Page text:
Oath Keepers, Proud Boys Subpoenaed by House Committee Jan. 6

Oath Keepers, Proud Boys Subpoenaed by House Committee Jan. 6

Washington –The House committee tasked with investigating the January 6 U.S. Capitol mutiny issued more subpoenas Tuesday, this time to extremist organizations, including the Pride Boys, oath guards and their leaders, in an effort to expose the conspiracy and execution of the deadly attack. .

“The select committee is seeking information from individuals and organizations allegedly involved in planning the attack, with a violent mob that stormed the Capitol on January 6, or with efforts to nullify the election results,” said Mississippi Representative Benny Thompson, Democrat of the committee chair in statment.

The subpoenas are the latest in a vast network the House committee has filed in an effort to investigate the riots, when supporters of former President Donald Trump, fueled by his false allegations of election theft, assaulted police and made their way to the Capitol. They boycotted the ratification of the victory of Democrat Joe Biden.


The commission has already interviewed more than 150 people across government, social media and law enforcement, including some former Trump aides who have cooperated. The commission summoned more than 20 witnesses, and most of them, including many who helped plan the “Stop the Robbery” march on the morning of January 6, indicated that they would cooperate.

Recent subpoenas have been issued to the Oath Keepers, Proud Boys and 1st Amendment Pretorian as well as their members, requesting documents and certificates.

Henry “Enrique” Tarrio, president of the Proud Boys, was among those summoned. He was not charged in the riots because he was not there on January 6. He was arrested in an unrelated case of vandalism when he arrived in Washington two days ago and was ordered by a judge out of the area. Law enforcement later said Tario’s arrest was in part to help quell potential violence.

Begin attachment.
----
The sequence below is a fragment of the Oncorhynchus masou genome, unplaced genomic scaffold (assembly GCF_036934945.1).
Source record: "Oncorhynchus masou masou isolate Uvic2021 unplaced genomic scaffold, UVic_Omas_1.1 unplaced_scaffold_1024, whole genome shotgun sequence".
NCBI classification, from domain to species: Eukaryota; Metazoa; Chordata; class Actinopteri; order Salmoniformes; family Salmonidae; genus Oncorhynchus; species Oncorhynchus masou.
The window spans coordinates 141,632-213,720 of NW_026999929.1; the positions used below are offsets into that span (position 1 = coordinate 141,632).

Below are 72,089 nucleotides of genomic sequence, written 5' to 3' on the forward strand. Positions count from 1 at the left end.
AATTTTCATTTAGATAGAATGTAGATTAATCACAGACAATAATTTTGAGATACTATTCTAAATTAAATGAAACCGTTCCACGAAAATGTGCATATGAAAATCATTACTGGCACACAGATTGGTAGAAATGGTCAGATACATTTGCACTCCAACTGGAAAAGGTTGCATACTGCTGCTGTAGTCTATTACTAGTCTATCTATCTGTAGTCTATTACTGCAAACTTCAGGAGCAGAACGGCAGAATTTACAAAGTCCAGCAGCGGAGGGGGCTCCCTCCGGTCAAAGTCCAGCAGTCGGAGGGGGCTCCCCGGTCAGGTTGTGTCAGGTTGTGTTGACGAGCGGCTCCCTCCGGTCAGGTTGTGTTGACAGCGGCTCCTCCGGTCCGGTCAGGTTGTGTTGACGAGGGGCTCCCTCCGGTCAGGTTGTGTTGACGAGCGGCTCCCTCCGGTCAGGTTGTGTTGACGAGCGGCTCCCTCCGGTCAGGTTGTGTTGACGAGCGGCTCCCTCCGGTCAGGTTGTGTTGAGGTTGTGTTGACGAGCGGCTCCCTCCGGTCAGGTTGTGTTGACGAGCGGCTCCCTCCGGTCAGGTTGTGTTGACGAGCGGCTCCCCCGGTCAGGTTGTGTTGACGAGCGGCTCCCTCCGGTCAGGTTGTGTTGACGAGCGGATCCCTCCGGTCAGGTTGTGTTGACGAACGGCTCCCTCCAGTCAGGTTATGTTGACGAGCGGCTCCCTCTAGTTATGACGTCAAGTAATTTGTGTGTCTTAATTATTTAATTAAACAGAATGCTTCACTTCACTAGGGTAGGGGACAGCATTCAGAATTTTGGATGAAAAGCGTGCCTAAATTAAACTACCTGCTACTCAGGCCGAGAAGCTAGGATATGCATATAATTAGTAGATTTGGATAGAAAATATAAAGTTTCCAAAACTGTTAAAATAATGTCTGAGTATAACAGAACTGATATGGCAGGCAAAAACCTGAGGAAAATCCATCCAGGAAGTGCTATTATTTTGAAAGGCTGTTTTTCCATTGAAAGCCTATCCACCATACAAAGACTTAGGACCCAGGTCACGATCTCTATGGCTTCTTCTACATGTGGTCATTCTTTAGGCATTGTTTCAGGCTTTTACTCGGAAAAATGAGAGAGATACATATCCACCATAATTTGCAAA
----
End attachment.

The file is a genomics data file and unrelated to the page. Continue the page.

But although he was not physically present, the commission believes he may have been involved in preparing the Proud Boys for events at the Capitol.

The committee highlighted a line from another Proud Boys leader podcast shortly before January 6 in which he said, “When police officers or government officials break the law, what are we supposed to do as individuals? Dialogue? What are we supposed to do debate? No, we should.” use of force.”

Jason Lee Van Dyck, a former Proud Boys attorney subpoenaed as part of a congressional investigation, said he would give the committee’s unprotected records on attorney-client privilege, but confirmed that his association with Proud Boys International LLC ended in November 2018.

Van Dyck added that he did not have any records from November 2020 to the present that the subpoena required. “I can’t give them what I don’t have,” Van Dyck said.


More than 30 proud leaders, members or associates of The Boys were among those indicted in connection with the attack. A group of self-described “Western chauvinists” emerged from the fringes of the far-right during the Trump administration to join mainstream Republican circles, with allies such as Trump’s longtime backer Roger Stone. The group claims to have more than 30,000 members nationwide.

Also on Tuesday, the panel summoned the Oath Watchers – a militia group founded in 2009 that enlists military, police and current and former responders – and its founder and leader Elmer Stewart Rhodes. The commission says that Rhodes may have suggested that members engage in violence to secure their preferred election outcome and that he had contact with many of the more than a dozen members accused of guarding the department before, during, and after the Capitol attack, including meeting some of them. outside the capitol building.


Rhodes said there were as many as 40,000 department guards at its peak, but one extremism expert estimates the group’s membership to be around 3,000 nationwide. Rhodes did not immediately respond to a request for comment that was left on the organization’s website.

The last organization on the committee’s list on Tuesday was the First Princes’ Amendment, founded by a QAnon believer, which claims to provide free security for “national and religious events throughout the country”.

Its chair, Robert Patrick Lewis, is wanted by the commission after being included as a speaker in a statement to a rally on January 5 at Freedom Square in downtown Washington. On the day of the attack, Lewis tweeted: “Today is the day the real fights begin.”

The subpoenas narrowing down the organizations come a day after the commission issued subpoenas for five other people, including Stone and conspiracy theorist Alex Jones.

Some Trump allies have not cooperated. Steve Bannon, a longtime ally, was charged November 12 with two counts of criminal contempt of Congress after he challenged a subpoena from a House committee. The committee is giving former White House chief of staff Mark Meadows more time to comply with a subpoena before moving forward with a disdain vote.



Associated Press writer Jack Bellud in Phoenix contributed to this report.

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